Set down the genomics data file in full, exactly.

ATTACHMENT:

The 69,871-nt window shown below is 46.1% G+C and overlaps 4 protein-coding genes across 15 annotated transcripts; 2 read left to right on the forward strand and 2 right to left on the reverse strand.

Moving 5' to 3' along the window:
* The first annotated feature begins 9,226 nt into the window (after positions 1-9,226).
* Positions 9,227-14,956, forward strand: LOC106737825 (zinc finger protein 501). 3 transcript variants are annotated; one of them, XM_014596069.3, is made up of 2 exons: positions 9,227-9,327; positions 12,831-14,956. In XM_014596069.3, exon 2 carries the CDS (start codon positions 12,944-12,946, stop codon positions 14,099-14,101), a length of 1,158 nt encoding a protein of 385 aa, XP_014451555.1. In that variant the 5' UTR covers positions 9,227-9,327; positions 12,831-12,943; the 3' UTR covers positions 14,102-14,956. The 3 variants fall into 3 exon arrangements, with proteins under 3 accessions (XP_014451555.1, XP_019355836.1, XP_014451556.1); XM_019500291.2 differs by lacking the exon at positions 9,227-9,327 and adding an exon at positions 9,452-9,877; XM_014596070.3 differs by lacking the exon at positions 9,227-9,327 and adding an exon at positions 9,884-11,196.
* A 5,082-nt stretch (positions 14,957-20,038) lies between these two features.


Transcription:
The 69,871-nt window shown below is 46.1% G+C and overlaps 4 protein-coding genes across 15 annotated transcripts; 2 read left to right on the forward strand and 2 right to left on the reverse strand.

Moving 5' to 3' along the window:
* The first annotated feature begins 9,226 nt into the window (after positions 1-9,226).
* Positions 9,227-14,956, forward strand: LOC106737825 (zinc finger protein 501). 3 transcript variants are annotated; one of them, XM_014596069.3, is made up of 2 exons: positions 9,227-9,327; positions 12,831-14,956. In XM_014596069.3, exon 2 carries the CDS (start codon positions 12,944-12,946, stop codon positions 14,099-14,101), a length of 1,158 nt encoding a protein of 385 aa, XP_014451555.1. In that variant the 5' UTR covers positions 9,227-9,327; positions 12,831-12,943; the 3' UTR covers positions 14,102-14,956. The 3 variants fall into 3 exon arrangements, with proteins under 3 accessions (XP_014451555.1, XP_019355836.1, XP_014451556.1); XM_019500291.2 differs by lacking the exon at positions 9,227-9,327 and adding an exon at positions 9,452-9,877; XM_014596070.3 differs by lacking the exon at positions 9,227-9,327 and adding an exon at positions 9,884-11,196.
* A 5,082-nt stretch (positions 14,957-20,038) lies between these two features.